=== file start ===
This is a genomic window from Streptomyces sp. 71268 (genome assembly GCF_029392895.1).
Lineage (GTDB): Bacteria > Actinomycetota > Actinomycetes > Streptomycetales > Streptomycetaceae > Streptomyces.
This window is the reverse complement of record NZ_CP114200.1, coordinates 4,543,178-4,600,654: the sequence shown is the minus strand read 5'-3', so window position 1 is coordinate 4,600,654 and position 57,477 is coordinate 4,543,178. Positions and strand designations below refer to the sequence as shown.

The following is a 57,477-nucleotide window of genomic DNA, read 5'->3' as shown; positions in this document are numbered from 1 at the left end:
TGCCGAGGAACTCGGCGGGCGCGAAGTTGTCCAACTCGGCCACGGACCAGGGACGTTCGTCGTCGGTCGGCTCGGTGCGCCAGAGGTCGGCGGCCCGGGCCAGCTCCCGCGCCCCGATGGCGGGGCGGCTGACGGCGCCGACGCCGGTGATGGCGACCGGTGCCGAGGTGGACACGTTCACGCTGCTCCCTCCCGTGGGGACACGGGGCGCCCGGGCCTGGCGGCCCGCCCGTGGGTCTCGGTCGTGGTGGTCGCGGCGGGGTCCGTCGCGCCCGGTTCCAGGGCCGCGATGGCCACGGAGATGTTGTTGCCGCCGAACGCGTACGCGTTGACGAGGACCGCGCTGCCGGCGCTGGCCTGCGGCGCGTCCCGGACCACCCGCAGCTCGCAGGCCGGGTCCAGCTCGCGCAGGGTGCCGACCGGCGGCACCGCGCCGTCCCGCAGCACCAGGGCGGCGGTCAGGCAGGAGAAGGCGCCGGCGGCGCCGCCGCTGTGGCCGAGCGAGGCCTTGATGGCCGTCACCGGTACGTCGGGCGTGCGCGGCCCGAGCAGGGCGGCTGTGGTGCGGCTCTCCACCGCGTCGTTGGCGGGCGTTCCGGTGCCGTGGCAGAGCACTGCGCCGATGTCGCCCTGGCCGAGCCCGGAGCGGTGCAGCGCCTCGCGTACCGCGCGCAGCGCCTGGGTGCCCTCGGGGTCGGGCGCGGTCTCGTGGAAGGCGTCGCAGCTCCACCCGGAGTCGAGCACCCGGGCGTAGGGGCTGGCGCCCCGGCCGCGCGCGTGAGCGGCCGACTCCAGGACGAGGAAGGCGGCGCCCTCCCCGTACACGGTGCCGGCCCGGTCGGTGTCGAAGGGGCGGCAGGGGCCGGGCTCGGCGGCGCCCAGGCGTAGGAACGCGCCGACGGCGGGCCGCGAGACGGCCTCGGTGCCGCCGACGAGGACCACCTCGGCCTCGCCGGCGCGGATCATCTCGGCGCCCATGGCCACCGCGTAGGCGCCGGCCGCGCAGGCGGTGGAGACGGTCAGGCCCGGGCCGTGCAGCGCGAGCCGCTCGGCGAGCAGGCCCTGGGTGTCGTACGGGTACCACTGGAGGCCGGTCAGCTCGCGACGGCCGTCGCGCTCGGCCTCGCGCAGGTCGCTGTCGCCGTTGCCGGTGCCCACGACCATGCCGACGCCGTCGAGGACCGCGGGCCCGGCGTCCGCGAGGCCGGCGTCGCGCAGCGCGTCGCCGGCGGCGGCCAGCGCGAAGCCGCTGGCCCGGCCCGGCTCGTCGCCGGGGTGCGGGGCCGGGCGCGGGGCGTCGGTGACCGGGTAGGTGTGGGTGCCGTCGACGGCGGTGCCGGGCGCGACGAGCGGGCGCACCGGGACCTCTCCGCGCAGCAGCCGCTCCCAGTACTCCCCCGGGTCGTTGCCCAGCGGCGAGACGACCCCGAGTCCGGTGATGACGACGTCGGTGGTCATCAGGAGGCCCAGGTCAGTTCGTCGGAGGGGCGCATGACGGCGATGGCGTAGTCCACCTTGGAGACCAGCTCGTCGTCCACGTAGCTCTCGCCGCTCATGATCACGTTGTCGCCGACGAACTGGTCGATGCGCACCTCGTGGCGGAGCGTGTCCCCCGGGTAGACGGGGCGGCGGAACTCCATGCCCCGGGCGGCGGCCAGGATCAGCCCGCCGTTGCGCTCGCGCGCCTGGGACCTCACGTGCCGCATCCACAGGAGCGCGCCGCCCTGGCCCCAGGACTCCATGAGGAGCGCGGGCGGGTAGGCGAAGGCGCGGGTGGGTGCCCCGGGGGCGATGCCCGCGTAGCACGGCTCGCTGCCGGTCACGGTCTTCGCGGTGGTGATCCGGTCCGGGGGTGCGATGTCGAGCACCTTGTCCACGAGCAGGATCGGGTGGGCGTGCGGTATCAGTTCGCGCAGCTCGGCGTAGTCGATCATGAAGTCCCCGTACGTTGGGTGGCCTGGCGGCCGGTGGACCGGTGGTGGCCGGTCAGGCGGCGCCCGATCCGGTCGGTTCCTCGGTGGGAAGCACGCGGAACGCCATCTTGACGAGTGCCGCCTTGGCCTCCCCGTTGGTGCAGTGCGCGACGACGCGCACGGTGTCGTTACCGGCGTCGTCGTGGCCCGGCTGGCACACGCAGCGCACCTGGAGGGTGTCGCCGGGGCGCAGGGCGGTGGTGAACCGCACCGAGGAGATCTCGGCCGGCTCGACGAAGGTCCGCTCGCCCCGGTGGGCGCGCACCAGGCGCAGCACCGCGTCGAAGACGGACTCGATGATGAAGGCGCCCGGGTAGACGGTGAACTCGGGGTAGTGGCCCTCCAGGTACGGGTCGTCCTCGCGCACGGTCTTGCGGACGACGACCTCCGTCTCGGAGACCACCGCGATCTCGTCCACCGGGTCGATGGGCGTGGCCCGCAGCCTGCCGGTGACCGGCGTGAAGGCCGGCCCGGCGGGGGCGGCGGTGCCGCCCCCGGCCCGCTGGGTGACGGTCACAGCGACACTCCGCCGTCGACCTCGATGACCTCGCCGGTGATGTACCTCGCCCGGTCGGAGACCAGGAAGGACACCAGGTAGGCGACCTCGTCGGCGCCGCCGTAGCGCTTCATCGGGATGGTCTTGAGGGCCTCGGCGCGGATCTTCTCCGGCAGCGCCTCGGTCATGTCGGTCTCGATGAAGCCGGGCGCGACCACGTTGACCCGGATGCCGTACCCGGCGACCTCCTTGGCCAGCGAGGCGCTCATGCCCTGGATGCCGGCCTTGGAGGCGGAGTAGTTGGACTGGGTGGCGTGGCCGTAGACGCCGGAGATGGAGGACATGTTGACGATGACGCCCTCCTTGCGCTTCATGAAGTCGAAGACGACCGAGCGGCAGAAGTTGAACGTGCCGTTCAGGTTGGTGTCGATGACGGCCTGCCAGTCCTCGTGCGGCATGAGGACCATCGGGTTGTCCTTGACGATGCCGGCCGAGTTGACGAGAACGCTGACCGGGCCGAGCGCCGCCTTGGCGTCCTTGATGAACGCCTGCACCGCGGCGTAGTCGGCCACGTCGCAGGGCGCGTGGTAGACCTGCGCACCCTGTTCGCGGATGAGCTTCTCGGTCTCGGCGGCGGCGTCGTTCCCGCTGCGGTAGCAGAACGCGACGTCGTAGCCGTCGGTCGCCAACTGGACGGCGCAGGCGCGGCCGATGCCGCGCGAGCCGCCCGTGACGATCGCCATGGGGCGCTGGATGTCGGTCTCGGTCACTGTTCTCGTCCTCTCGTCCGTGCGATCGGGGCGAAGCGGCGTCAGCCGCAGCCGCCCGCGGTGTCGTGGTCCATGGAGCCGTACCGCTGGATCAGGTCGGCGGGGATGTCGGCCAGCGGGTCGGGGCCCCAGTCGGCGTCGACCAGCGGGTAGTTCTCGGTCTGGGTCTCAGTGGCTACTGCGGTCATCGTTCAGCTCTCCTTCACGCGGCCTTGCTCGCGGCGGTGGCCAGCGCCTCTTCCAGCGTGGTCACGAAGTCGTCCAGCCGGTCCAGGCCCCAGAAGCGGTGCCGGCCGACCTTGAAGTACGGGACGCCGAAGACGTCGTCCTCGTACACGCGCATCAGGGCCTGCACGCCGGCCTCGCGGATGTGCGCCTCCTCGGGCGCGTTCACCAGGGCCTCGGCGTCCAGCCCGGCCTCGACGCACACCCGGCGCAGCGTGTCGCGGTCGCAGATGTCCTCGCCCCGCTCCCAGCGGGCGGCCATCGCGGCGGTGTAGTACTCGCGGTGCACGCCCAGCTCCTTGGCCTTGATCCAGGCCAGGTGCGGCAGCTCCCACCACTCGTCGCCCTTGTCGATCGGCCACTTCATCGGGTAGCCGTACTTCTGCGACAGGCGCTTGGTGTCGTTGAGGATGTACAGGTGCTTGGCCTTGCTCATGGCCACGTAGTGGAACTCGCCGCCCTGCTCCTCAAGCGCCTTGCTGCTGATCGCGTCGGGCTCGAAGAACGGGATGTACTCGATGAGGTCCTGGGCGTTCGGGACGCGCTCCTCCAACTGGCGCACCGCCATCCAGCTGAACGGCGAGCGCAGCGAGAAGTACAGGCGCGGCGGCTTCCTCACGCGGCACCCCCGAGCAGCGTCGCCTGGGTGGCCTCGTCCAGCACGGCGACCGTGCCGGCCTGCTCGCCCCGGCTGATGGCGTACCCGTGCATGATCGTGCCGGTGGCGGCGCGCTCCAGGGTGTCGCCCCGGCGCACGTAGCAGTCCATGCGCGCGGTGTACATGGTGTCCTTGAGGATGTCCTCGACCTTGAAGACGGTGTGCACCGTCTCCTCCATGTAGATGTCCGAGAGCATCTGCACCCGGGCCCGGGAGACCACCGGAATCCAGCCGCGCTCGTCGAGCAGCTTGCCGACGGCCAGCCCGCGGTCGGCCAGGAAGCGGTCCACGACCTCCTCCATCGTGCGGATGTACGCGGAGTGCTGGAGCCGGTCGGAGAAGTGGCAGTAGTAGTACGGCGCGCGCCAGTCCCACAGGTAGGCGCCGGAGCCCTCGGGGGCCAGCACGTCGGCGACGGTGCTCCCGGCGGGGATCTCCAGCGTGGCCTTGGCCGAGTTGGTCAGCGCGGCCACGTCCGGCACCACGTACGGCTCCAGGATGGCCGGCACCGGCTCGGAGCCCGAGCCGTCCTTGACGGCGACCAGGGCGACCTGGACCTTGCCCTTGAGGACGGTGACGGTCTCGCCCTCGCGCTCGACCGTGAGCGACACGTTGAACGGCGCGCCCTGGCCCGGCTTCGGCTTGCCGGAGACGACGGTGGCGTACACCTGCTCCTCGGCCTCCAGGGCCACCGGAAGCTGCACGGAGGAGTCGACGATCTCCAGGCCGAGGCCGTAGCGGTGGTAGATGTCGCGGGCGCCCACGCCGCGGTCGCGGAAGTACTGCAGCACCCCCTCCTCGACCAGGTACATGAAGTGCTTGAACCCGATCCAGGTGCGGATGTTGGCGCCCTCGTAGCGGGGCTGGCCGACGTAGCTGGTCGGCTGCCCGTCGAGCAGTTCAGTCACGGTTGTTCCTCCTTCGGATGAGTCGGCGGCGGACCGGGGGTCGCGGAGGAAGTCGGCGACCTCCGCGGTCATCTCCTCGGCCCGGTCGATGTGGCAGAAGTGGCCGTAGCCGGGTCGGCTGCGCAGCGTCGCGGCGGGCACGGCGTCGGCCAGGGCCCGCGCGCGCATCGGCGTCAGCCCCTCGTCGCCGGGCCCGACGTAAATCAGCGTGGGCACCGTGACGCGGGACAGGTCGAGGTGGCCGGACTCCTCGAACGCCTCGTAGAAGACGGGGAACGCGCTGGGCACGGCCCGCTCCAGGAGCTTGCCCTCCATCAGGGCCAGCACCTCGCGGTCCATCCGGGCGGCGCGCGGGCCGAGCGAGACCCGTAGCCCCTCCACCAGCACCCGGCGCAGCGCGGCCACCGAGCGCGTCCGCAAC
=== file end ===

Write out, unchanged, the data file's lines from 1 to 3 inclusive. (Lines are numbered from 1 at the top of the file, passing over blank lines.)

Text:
This is a genomic window from Streptomyces sp. 71268 (genome assembly GCF_029392895.1).
Lineage (GTDB): Bacteria > Actinomycetota > Actinomycetes > Streptomycetales > Streptomycetaceae > Streptomyces.
This window is the reverse complement of record NZ_CP114200.1, coordinates 4,543,178-4,600,654: the sequence shown is the minus strand read 5'-3', so window position 1 is coordinate 4,600,654 and position 57,477 is coordinate 4,543,178. Positions and strand designations below refer to the sequence as shown.